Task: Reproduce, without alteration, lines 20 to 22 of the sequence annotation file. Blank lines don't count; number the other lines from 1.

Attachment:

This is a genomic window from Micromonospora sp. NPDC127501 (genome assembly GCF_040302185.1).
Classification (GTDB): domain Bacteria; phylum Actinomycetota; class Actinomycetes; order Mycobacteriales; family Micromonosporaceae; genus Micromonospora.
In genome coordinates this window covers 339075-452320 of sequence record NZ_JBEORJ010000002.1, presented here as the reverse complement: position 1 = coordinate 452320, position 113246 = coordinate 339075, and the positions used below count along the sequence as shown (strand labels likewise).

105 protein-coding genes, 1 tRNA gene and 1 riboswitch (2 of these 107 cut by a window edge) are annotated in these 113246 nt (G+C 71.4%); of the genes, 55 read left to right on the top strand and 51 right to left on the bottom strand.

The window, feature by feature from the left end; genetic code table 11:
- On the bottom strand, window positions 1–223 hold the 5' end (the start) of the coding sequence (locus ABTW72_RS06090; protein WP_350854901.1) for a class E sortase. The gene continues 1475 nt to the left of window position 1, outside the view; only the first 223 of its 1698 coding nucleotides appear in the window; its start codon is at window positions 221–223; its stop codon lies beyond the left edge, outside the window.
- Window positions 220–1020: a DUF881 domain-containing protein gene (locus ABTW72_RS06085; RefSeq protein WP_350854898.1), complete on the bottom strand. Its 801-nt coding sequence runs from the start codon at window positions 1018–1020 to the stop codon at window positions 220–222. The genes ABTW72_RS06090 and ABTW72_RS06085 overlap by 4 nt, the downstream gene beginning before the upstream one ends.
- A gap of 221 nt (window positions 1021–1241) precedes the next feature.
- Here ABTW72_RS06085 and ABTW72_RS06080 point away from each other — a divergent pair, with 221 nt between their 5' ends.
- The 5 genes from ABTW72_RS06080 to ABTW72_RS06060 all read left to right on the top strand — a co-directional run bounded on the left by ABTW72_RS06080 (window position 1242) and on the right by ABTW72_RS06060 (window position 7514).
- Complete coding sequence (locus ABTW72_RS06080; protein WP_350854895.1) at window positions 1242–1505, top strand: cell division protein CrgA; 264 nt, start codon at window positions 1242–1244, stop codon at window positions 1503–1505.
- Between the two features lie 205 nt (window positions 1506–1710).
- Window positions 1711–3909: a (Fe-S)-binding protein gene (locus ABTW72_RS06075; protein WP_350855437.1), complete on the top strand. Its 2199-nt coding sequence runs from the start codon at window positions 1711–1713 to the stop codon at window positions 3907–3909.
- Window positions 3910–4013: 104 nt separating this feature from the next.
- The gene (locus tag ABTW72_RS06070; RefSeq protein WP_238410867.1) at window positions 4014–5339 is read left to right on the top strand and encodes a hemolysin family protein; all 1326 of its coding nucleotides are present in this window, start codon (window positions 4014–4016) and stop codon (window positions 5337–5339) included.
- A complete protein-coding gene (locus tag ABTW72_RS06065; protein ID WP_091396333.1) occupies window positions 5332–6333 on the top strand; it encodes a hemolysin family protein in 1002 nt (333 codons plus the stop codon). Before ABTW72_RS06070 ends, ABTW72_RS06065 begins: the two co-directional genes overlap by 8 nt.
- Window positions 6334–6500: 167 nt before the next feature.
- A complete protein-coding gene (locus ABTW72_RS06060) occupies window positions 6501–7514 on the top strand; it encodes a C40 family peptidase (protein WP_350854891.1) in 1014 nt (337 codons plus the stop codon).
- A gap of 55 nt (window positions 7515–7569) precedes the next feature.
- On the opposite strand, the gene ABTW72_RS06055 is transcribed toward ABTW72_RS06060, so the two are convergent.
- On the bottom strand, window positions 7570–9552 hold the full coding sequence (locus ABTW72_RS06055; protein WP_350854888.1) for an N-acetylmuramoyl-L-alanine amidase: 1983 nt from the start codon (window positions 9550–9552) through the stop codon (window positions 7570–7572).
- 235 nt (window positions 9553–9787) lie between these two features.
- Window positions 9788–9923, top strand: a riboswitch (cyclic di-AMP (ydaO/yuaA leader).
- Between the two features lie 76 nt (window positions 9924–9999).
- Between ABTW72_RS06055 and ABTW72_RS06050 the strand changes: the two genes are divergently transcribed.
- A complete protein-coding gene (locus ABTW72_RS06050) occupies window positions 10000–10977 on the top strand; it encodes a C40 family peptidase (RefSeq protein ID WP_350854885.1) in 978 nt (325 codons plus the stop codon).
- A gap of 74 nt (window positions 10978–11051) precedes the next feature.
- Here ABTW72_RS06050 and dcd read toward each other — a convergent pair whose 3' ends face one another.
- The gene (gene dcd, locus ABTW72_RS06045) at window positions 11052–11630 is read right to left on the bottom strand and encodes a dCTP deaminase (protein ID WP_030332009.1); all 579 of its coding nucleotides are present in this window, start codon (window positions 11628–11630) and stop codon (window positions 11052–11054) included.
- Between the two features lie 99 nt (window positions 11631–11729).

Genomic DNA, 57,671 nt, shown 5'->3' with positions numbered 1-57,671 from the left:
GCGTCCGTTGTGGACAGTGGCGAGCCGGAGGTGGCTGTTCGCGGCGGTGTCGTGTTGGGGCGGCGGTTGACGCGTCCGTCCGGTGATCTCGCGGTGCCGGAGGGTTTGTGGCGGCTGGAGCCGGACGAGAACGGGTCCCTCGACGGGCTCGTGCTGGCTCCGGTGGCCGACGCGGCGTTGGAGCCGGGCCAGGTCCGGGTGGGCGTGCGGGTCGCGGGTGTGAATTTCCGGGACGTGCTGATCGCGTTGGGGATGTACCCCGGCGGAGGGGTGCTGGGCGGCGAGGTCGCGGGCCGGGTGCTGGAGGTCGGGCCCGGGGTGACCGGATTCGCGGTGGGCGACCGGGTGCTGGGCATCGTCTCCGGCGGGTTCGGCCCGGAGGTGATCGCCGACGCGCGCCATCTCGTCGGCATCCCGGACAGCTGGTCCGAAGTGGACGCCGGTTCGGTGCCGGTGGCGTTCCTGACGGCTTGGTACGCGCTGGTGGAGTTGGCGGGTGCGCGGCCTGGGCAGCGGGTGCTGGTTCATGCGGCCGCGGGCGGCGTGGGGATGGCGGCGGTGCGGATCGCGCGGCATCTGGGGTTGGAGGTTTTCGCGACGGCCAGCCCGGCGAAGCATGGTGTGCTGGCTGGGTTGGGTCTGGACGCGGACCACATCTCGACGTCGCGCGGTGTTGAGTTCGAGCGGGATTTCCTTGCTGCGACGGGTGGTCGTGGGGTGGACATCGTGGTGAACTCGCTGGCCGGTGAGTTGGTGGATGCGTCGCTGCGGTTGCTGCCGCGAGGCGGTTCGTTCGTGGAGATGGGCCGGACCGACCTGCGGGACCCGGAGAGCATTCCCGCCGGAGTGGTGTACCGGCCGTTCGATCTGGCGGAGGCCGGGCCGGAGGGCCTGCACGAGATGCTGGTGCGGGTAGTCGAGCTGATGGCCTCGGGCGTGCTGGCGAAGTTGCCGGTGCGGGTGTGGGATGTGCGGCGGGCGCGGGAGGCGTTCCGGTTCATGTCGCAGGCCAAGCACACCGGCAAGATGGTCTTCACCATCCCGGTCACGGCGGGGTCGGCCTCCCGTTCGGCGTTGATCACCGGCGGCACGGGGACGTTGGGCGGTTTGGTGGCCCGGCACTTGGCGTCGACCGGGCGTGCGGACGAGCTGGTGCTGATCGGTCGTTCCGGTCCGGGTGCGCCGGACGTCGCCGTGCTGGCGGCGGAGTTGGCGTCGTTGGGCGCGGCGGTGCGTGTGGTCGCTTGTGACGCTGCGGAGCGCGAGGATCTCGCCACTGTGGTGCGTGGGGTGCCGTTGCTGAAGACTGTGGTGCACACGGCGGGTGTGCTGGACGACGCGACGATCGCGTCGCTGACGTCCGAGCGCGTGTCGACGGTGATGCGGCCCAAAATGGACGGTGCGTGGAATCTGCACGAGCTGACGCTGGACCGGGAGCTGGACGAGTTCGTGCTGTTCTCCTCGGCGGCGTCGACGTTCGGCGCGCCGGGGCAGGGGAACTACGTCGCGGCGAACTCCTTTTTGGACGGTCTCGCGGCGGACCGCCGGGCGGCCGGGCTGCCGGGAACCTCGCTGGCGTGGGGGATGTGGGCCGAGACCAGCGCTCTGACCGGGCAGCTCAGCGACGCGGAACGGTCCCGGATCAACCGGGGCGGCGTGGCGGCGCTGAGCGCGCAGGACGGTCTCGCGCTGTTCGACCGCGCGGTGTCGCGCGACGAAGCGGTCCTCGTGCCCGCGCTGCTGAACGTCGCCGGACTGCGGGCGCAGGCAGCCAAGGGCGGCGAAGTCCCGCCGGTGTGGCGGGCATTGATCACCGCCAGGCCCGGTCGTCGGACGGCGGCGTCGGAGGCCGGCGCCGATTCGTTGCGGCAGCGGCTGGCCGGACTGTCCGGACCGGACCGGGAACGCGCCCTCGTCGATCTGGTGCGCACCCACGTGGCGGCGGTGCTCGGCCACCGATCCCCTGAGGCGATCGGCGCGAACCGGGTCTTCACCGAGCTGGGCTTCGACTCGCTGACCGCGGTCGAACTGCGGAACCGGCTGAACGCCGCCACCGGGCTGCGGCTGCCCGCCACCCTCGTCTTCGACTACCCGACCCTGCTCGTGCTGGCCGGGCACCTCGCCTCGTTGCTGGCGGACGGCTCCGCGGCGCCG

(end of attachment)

- On the opposite strand, the gene ABTW72_RS06055 is transcribed toward ABTW72_RS06060, so the two are convergent.
- On the bottom strand, window positions 7570–9552 hold the full coding sequence (locus ABTW72_RS06055; protein WP_350854888.1) for an N-acetylmuramoyl-L-alanine amidase: 1983 nt from the start codon (window positions 9550–9552) through the stop codon (window positions 7570–7572).
- 235 nt (window positions 9553–9787) lie between these two features.